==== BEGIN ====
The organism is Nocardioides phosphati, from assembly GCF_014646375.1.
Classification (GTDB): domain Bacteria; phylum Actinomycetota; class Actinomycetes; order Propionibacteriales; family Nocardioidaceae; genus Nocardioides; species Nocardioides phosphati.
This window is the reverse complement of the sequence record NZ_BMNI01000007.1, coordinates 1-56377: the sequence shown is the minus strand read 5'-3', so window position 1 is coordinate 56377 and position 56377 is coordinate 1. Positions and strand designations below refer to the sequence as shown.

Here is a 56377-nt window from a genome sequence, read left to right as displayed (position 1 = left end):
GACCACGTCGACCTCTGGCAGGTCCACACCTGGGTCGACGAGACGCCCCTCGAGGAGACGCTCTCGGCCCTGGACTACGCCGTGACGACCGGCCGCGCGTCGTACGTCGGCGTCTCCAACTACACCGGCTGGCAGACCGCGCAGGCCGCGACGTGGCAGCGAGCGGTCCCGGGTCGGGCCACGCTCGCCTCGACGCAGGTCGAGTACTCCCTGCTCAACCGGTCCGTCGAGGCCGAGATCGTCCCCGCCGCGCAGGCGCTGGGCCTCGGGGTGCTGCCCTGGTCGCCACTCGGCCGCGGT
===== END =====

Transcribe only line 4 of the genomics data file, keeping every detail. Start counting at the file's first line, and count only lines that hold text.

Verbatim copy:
Here is a 56377-nt window from a genome sequence, read left to right as displayed (position 1 = left end):